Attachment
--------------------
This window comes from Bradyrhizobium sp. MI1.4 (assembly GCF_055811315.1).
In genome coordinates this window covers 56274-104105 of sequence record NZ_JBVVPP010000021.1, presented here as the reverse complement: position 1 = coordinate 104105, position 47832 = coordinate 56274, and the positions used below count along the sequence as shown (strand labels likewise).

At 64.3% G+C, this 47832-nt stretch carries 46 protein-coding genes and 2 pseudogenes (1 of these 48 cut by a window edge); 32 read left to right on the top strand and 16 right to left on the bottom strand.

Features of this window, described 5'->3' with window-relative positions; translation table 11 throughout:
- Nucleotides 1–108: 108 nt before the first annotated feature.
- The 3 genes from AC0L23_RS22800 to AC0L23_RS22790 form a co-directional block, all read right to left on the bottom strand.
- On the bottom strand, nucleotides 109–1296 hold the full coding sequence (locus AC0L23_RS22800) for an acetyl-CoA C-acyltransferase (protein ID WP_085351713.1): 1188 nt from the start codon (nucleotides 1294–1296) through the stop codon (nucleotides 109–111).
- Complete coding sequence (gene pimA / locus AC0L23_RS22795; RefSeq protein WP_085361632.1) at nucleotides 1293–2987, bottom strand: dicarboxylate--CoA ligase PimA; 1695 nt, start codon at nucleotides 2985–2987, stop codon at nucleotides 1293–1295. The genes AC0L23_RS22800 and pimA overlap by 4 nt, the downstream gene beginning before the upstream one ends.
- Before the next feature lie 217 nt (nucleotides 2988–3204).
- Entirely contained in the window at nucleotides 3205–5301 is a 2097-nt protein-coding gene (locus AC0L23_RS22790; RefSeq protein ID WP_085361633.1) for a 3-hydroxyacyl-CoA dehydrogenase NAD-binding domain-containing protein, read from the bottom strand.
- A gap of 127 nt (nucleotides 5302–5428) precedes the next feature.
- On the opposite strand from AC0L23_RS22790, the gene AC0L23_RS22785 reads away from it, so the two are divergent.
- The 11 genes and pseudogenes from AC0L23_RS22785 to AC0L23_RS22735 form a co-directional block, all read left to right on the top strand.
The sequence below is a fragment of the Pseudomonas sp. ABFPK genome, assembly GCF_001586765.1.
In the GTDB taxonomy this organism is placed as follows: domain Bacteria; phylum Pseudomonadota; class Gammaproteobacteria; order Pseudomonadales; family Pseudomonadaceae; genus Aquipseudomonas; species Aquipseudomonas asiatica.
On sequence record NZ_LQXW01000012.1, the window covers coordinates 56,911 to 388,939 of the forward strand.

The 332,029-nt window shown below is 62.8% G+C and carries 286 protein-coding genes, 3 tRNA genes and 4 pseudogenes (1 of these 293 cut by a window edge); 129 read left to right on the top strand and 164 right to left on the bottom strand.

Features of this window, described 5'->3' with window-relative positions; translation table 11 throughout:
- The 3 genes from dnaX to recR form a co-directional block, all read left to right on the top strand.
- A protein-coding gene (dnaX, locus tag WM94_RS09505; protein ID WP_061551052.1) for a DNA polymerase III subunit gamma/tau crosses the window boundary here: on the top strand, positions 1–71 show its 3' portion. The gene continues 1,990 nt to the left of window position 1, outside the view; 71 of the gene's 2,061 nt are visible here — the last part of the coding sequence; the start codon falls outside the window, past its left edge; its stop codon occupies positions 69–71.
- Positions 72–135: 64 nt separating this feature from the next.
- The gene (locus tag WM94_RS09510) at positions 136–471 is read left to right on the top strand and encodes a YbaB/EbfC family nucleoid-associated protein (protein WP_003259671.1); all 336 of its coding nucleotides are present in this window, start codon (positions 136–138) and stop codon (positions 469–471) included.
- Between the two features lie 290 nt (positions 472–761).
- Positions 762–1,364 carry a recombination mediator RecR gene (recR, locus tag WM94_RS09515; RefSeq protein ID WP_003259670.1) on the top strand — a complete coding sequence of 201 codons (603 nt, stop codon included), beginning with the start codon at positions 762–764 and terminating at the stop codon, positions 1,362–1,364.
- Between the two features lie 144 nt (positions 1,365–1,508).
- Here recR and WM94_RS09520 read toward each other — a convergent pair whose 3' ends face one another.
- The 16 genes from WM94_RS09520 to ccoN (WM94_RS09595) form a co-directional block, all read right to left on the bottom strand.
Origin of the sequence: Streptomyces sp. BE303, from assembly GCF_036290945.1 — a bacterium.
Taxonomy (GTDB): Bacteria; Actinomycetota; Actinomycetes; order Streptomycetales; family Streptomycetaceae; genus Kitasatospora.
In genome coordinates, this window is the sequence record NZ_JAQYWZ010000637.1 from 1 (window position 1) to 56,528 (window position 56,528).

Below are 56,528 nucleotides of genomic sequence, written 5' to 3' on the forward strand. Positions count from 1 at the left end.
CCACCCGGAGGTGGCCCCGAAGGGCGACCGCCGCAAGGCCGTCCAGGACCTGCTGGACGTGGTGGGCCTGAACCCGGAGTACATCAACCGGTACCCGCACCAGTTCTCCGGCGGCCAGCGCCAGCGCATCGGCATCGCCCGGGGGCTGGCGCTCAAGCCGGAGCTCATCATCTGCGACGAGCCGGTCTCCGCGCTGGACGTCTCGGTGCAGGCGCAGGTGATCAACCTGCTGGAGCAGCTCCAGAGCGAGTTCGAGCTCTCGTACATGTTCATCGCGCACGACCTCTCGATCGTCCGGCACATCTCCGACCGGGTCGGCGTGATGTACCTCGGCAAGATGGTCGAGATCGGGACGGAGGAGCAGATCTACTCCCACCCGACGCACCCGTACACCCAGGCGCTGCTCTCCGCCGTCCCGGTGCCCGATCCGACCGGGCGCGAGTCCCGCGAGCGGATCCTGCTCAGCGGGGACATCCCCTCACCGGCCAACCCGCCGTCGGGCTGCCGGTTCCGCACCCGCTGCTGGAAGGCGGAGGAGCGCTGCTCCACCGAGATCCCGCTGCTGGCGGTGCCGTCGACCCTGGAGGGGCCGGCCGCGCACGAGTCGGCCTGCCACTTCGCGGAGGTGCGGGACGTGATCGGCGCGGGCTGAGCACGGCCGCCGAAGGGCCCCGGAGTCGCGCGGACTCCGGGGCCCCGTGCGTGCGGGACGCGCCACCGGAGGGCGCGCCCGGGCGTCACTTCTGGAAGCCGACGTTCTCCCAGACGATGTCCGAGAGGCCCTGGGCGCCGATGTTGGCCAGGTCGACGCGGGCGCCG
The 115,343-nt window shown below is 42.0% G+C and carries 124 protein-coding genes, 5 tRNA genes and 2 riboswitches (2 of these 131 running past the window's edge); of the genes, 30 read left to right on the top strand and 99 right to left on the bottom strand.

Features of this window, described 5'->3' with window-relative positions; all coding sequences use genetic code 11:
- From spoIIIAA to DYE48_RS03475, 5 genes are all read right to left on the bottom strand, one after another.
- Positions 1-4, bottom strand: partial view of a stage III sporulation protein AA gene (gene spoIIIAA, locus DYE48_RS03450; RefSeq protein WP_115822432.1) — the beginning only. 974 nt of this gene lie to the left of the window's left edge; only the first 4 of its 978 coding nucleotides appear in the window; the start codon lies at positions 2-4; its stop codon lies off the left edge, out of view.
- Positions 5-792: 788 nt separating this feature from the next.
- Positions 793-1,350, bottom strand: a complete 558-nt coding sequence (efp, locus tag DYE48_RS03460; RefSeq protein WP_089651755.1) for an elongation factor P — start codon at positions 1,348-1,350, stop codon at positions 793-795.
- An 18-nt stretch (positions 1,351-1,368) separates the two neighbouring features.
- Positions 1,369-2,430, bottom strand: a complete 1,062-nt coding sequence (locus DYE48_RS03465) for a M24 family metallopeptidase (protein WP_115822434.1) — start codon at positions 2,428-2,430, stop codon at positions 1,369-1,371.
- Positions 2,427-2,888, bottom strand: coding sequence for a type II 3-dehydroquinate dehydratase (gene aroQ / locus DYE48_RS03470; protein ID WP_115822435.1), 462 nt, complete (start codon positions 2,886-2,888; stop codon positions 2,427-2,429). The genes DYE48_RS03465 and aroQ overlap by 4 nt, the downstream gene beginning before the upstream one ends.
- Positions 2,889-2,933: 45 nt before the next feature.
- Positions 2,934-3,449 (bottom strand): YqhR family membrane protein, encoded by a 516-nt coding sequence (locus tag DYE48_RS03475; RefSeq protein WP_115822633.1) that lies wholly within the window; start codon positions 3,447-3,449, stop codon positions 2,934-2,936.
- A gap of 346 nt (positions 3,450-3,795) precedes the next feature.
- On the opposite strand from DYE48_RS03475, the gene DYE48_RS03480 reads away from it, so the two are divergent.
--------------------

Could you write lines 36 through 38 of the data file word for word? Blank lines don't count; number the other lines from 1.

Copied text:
- Positions 1-4, bottom strand: partial view of a stage III sporulation protein AA gene (gene spoIIIAA, locus DYE48_RS03450; RefSeq protein WP_115822432.1) — the beginning only. 974 nt of this gene lie to the left of the window's left edge; only the first 4 of its 978 coding nucleotides appear in the window; the start codon lies at positions 2-4; its stop codon lies off the left edge, out of view.
- Positions 5-792: 788 nt separating this feature from the next.
- Positions 793-1,350, bottom strand: a complete 558-nt coding sequence (efp, locus tag DYE48_RS03460; RefSeq protein WP_089651755.1) for an elongation factor P — start codon at positions 1,348-1,350, stop codon at positions 793-795.